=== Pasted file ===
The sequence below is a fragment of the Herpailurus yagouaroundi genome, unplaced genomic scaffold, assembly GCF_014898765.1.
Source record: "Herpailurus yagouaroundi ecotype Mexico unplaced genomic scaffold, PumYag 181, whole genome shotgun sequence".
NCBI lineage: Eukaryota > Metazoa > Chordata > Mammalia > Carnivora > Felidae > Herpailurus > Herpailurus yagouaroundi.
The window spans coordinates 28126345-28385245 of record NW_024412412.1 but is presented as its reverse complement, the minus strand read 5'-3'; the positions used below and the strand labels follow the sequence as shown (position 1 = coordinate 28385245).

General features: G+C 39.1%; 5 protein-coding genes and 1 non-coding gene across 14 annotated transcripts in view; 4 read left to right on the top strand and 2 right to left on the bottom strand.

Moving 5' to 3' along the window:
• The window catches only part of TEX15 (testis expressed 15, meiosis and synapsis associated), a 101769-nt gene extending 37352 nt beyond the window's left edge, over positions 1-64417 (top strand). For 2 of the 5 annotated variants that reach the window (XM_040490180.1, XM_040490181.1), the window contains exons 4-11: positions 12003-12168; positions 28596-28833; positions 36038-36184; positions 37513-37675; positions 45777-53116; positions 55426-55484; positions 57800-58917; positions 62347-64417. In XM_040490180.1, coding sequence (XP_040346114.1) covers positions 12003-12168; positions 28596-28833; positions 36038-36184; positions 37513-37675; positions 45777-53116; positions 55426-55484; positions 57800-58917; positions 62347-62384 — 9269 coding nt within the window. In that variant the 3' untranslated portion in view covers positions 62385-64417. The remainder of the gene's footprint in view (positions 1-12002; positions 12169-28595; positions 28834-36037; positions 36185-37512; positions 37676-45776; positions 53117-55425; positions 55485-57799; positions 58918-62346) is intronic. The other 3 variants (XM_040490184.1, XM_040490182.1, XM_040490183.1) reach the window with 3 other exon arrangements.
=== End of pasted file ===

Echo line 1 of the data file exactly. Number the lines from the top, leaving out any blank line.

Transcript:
The sequence below is a fragment of the Herpailurus yagouaroundi genome, unplaced genomic scaffold, assembly GCF_014898765.1.